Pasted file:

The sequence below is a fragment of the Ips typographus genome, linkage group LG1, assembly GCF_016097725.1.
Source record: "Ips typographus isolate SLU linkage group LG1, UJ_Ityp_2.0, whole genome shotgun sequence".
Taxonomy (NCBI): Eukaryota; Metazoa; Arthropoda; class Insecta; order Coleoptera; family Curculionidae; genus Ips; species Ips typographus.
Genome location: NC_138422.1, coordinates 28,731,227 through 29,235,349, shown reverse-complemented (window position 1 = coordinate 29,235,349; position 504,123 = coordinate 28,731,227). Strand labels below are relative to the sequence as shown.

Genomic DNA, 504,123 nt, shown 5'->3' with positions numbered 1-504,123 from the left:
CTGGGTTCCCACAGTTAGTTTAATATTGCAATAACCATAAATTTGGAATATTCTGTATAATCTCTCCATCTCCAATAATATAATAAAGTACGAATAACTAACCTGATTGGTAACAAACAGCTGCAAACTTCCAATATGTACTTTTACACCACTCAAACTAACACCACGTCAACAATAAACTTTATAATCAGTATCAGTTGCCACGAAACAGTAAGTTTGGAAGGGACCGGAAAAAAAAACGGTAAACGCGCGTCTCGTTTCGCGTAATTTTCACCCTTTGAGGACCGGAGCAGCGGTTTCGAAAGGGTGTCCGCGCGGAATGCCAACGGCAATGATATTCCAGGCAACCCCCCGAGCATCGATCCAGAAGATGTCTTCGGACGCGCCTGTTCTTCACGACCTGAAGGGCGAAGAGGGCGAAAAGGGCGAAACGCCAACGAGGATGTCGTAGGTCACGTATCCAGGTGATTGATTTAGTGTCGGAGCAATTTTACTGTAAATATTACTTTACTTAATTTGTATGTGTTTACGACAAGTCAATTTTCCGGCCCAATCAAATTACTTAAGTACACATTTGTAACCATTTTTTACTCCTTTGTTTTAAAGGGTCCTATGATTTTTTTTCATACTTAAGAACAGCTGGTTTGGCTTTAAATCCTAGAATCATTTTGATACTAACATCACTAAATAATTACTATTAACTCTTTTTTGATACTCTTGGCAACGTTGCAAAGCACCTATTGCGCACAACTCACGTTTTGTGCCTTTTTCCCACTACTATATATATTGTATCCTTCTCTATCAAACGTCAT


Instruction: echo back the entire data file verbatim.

The sequence below is a fragment of the Ips typographus genome, linkage group LG1, assembly GCF_016097725.1.
Source record: "Ips typographus isolate SLU linkage group LG1, UJ_Ityp_2.0, whole genome shotgun sequence".
Taxonomy (NCBI): Eukaryota; Metazoa; Arthropoda; class Insecta; order Coleoptera; family Curculionidae; genus Ips; species Ips typographus.
Genome location: NC_138422.1, coordinates 28,731,227 through 29,235,349, shown reverse-complemented (window position 1 = coordinate 29,235,349; position 504,123 = coordinate 28,731,227). Strand labels below are relative to the sequence as shown.

Genomic DNA, 504,123 nt, shown 5'->3' with positions numbered 1-504,123 from the left:
CTGGGTTCCCACAGTTAGTTTAATATTGCAATAACCATAAATTTGGAATATTCTGTATAATCTCTCCATCTCCAATAATATAATAAAGTACGAATAACTAACCTGATTGGTAACAAACAGCTGCAAACTTCCAATATGTACTTTTACACCACTCAAACTAACACCACGTCAACAATAAACTTTATAATCAGTATCAGTTGCCACGAAACAGTAAGTTTGGAAGGGACCGGAAAAAAAAACGGTAAACGCGCGTCTCGTTTCGCGTAATTTTCACCCTTTGAGGACCGGAGCAGCGGTTTCGAAAGGGTGTCCGCGCGGAATGCCAACGGCAATGATATTCCAGGCAACCCCCCGAGCATCGATCCAGAAGATGTCTTCGGACGCGCCTGTTCTTCACGACCTGAAGGGCGAAGAGGGCGAAAAGGGCGAAACGCCAACGAGGATGTCGTAGGTCACGTATCCAGGTGATTGATTTAGTGTCGGAGCAATTTTACTGTAAATATTACTTTACTTAATTTGTATGTGTTTACGACAAGTCAATTTTCCGGCCCAATCAAATTACTTAAGTACACATTTGTAACCATTTTTTACTCCTTTGTTTTAAAGGGTCCTATGATTTTTTTTCATACTTAAGAACAGCTGGTTTGGCTTTAAATCCTAGAATCATTTTGATACTAACATCACTAAATAATTACTATTAACTCTTTTTTGATACTCTTGGCAACGTTGCAAAGCACCTATTGCGCACAACTCACGTTTTGTGCCTTTTTCCCACTACTATATATATTGTATCCTTCTCTATCAAACGTCAT